These nice, neat formations become simple mobs when you engage the enemy. They do not maintain military discipline at all, they simply charge about in abandon, getting cut to pieces by their own idiocy. In fact, trying to get them to retreat is a mini-game in itself. You’ll need to select all of your foolish troops and set them to “defensive” posture, then pull them back, else they will simply ignore you. Hero units (such as Alexander himself) have the habit of wading into battle when you aren’t looking, dying quietly, and losing the mission / game for you. In most strategy games, you have units with definite weaknesses and vulnerabilities. Infantry lines getting flanked, for example, or cavalry getting ripped apart by spearmen… but in Alexander, it just seems to not matter. Spearmen didn’t fare any better at killing cavalry (of any type) than they did killing armored swordsmen, which was disappointing. Flanking and carefully planned feints (assuming you can get your idiot troops to get the idea) have no effect, and attacking a line of bad guys from behind, normally a huge tactical advantage, confers no advantage at all. In fact, attacking a neat line of archers that the enemy had from behind with my cavalry should have been an easy victory, but instead of smashing the archers down with ease, the fools galloped right through them in the center, turned, then charged (again) from the front… all the while taking casualties the moment they passed through the line the first time. Why on earth didn’t they mow them down from behind? The situation repeated itself several times on several maps, although not always to my disadvantage. In one instance, a head-on-clash of infantry was what I was looking for; what I found instead was that my guys ran between the enemy troops, then turned on them from behind and slaughtered them with ease.
There was just no satisfying strategy in this title whatsoever. All of the grand, epic planning and strategizing in the world will get you nowhere fast, while simply building a mass of units and sending them all in at once seems to get great results. Beautiful lines of troops instantly become small mobs of individuals running around and looking like drunkards with swords, swinging at anything with a different color on its armor. Trying to pull them back into effective formations is not worth the effort, for as soon as they start fighting again the formations disintegrate.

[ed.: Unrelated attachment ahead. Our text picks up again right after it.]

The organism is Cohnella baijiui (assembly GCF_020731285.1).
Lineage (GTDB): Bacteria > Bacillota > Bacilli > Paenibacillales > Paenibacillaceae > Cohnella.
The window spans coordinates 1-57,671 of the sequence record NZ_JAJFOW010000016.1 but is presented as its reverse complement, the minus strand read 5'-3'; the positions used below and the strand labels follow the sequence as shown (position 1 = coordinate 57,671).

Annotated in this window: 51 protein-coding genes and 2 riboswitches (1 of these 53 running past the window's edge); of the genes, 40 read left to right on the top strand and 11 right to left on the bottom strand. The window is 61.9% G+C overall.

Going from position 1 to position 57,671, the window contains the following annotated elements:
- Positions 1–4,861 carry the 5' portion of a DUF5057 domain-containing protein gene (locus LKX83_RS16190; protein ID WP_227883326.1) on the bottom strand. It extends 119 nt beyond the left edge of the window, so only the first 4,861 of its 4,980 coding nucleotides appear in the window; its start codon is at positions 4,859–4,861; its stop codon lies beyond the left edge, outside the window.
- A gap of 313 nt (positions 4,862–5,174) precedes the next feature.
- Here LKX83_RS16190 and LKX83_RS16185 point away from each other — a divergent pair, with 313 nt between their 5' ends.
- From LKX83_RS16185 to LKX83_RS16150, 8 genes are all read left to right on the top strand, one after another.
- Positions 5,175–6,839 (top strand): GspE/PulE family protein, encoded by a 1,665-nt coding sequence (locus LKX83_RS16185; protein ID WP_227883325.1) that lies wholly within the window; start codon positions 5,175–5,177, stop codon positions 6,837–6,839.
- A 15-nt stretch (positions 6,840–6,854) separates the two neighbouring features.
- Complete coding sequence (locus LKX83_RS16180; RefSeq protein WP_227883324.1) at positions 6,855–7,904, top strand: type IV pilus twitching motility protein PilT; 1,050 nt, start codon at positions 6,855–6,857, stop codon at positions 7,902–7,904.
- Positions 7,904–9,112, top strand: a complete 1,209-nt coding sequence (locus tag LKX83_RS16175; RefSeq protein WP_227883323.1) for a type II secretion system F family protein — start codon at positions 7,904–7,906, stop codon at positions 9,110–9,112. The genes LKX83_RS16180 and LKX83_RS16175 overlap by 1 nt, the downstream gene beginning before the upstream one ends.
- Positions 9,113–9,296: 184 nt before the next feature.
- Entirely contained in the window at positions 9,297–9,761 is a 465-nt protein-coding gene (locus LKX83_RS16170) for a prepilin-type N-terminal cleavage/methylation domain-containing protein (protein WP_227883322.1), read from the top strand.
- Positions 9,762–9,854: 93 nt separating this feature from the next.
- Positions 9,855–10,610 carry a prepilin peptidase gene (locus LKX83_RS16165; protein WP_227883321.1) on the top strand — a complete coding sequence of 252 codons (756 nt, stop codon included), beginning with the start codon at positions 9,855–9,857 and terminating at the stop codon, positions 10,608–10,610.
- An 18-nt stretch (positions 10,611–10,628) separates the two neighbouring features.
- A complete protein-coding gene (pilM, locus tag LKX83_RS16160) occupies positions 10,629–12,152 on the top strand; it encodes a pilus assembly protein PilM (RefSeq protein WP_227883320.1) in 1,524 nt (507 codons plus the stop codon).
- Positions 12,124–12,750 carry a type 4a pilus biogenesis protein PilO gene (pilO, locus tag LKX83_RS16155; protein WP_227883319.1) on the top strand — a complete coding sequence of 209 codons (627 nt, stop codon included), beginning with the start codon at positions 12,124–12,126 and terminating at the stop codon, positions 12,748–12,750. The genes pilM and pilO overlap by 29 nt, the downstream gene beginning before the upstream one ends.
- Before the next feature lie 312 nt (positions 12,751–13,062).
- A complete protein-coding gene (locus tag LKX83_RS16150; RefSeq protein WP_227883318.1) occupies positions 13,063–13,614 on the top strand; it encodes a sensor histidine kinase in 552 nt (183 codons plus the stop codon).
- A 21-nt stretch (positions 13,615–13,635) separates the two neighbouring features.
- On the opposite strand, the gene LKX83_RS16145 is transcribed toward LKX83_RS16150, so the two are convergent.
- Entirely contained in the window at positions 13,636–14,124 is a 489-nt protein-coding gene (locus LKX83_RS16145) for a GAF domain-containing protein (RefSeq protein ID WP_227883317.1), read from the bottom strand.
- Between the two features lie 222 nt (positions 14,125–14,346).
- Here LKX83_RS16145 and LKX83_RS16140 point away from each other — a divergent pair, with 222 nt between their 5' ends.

Some of the writing and unit-descriptions in the game are simply horrendous. The description for my archer was “Just like other archers.” The typos and poor grammar evident in so many areas of the game are truly unforgivable, and hint that the title was rushed out far sooner than it should have been. Clearly it was meant to come out alongside the movie that bears its name, but I have to say that I, as a gamer, don’t appreciate cheap marketing tactics in place of a quality game.
The video cut scenes in the game borrow heavily from the movie, make sense and are generally effective in setting the mood. The special movie features are honestly not noteworthy. The rest of the game has effective, yet not stellar, graphics. Seeing several thousand units on screen at once is always impressive, but not impressive enough to make the game stand on that merit alone. The units moved smoothly on my machine at all detail levels, although loading times for new missions could sometimes be longer than expected at highest detail. The graphics in the interface are not entirely confusing, but reading the manual is a must-do if you want to get very far. In general it’s standard RTS fare.
As sounds go, there is nothing special here. The voices of the units are not really convincing, and none of the characters from the movie add their voice-acting charm to the game. The soundtrack is not wonderful, but neither is it aggravating, which is often all we gamers can expect. The various fighting noises, clashes of steel, twang of bows, galloping horses and so on are all similar to other titles in the genre, with nothing to complain about.
In conclusion, Alexander is really only going to appeal to fans of the movie, and even then the appeal is likely to be short-lived. The lack of true strategic possibilities is a vast shortcoming when such high quality alternatives are on the shelves. The lack of polish is clear all the way through the 15 campaign missions of the first campaign as well as the unit descriptions, spelling and grammatical flaws, unit behavior and honest lack of decent replay value. Some RTS games have a charm that keeps you sucked in hour after hour, be it the plot or the gameplay; Alexander is not one of them.